Today's politicians are awful – even the Queen says so... apparently, says STEPHEN POLLARD

Not once in her 67 years on the throne has Queen Elizabeth said publicly what she really thinks about any political issue, however uncontroversial her views may be. On very rare occasions, she has dropped a hint. But even then it has always been veiled and we rely on interpreting her words rather than any direct statement of her views.

The Queen

The Queen has seen 14 Prime Ministers in her reign (Image: Press Association)

This, most observers believe, is the secret to her success as monarch – that she is genuinely above politics. No matter who the prime minister may be and what party they come from, none of us actually know what she thinks. Which is why any story that appears to reveal those beliefs makes waves. At the weekend, a newspaper reported that the Queen has privately lamented the calibre of our current political class and its “inability to govern”. She was apparently speaking shortly after David Cameron’s resignation in 2016 in the wake of the Brexit referendum. 

But according to the newspaper, the source behind the story says that her frustrations have increased since then. “I think she’s really dismayed,” the source said.

“I’ve heard her talking about her disappointment in the current political class and its inability to govern correctly.”

This isn’t the first time her private conversations have been leaked.

In 2016, it was reported that she “let rip” at the then deputy prime minister, EU fanatic Nick Clegg at Windsor Castle, saying she believed the EU was heading in the wrong direction.

She’s also reported to have said at a Buckingham Palace reception: “I don’t understand Europe.” 

The source described how she spoke “with quite some venom and emotion”.  

And in 1986, The Sunday Times reported that the Queen was dismayed by the then prime minister Margaret Thatcher’s social policies and attitude to the Commonwealth.  

It’s reasonable to assume that this report is accurate: the source is described as impeccable.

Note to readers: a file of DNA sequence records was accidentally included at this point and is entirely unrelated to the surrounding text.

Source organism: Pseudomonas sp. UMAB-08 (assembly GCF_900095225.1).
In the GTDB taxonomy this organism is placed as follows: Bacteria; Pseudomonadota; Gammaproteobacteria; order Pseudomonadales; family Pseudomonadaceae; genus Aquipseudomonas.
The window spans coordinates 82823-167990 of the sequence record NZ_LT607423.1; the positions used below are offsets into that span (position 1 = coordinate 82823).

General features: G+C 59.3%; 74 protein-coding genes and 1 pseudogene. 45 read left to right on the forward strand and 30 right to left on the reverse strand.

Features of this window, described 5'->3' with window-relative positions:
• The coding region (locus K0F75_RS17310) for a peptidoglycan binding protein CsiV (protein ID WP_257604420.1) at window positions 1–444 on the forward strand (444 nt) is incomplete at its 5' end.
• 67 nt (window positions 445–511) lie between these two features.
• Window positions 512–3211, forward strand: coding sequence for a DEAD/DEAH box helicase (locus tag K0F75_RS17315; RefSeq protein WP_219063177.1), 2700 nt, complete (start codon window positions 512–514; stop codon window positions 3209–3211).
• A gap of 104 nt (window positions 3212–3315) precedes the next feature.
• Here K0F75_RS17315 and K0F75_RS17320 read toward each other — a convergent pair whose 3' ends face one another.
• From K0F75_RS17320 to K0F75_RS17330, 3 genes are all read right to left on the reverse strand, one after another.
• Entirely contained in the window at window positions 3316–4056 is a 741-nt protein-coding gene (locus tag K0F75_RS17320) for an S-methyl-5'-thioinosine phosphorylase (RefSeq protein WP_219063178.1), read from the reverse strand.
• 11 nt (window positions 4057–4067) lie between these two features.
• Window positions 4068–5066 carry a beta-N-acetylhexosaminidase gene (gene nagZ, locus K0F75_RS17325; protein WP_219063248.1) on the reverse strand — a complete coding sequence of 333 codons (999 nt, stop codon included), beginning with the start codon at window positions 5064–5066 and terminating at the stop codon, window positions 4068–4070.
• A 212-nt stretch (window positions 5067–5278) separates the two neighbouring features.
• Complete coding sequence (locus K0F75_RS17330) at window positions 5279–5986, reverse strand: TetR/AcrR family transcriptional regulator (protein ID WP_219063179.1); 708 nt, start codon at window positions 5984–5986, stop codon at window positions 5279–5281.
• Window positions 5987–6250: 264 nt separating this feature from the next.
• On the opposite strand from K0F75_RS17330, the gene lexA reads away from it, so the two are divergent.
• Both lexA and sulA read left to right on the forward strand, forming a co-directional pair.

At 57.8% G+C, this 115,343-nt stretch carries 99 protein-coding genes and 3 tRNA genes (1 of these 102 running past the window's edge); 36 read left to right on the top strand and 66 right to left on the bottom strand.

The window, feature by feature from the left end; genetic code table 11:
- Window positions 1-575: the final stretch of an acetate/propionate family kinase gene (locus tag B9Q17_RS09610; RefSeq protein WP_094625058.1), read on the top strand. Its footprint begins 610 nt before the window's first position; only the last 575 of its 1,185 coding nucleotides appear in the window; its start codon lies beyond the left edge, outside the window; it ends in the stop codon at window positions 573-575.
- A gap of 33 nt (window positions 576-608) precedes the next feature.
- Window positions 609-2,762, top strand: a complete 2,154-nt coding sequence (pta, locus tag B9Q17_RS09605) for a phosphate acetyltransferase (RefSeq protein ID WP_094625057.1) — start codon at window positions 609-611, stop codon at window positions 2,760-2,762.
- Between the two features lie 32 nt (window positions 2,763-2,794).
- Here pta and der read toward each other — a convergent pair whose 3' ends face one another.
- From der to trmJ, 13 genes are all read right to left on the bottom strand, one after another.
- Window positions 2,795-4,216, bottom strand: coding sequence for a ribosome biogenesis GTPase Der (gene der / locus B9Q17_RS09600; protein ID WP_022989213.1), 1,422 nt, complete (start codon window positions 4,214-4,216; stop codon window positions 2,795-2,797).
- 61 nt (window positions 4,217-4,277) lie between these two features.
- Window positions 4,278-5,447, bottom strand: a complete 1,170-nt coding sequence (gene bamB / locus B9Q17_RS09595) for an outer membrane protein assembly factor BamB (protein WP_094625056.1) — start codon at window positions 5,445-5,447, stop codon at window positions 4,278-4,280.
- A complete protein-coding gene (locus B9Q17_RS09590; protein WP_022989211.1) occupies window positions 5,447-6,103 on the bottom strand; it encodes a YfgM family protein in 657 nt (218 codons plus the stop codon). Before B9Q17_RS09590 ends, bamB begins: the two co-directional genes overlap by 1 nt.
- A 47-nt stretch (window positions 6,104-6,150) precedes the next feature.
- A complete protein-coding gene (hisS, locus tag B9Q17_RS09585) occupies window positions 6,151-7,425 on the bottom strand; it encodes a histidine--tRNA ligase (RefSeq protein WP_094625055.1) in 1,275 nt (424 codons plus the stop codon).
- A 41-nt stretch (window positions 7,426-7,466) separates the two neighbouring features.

But apart from the excitement at finding what the Queen thinks, surely most people will agree with her as it’s now commonplace to believe our current crop of politicians are sub-par. 

And if that’s what the rest of us think, imagine how much more poignant the thought must be for Her Majesty, who in those 67 years as monarch has held a weekly audience with every prime minister since Churchill. 

Boris Johnson

Boris Johnson is the 14th of the Queen's Prime Ministers (Image: Getty)

Boris Johnson is the 14th, and she has not just known them in passing.

Prime ministers all say when they’ve left office that the Queen was one of the few people in whom they could confide, knowing their conversation would never leak. 

The Queen has been a uniquely central figure in British politics.

Without ever being political, she has been at the heart of politics with a detailed knowledge of state secrets and the ups and downs of policy, but without ever making a partisan contribution.

It is easy for us to hark back to an earlier time through rose-tinted spectacles.

But when you consider those prime ministers she has asked to form her governments, they do seem, with glaring exceptions, to be of a different calibre in her earlier years: Churchill, Eden, Macmillan, Douglas-Home, Wilson, Heath, Callaghan, Thatcher, Major, Blair, Brown, Cameron and May. 

Sir Winston Churchill

Sir Winston Churchill was the Queen's first Prime Minister (Image: IWM/Getty)

But it wasn’t just recent prime ministers she was bemoaning – it was the political class as a whole.

As it happens, back in January she dropped one of those deeply veiled hints in a similar vein.

Speaking to the Women’s Institute at a time of chaos over the Withdrawal Agreement, she favoured “speaking well of each other and respecting different points of view; coming together to seek out the common ground; and never losing sight of the bigger picture... these approaches are timeless and I commend them to everyone”.

David Cameron

David Cameron resigned after losing the Brexit vote (Image: Getty)

You could say such a statement is obvious. that’s how carefully worded her interventions always are, so there’s nothing on which to hang any claimed expression of her views. 

In September 2014, for example, during the referendum on Scottish independence, she said voters should “think very carefully”.

Again, you could argue this was stating the obvious. her words were near-universally taken as an intervention against independence at a time when the Yes campaign seemed to be surging.

This latest leak is perhaps the least controversial of all, however potent Brexit may be as an issue.

How could anyone not be frustrated by our political class? 

The Queen is the only person in our entire nation who has been at the centre of political life for the past 67 years. 

How telling and depressing it is to contrast her maturity with the short-termism and immaturity of our current politicians.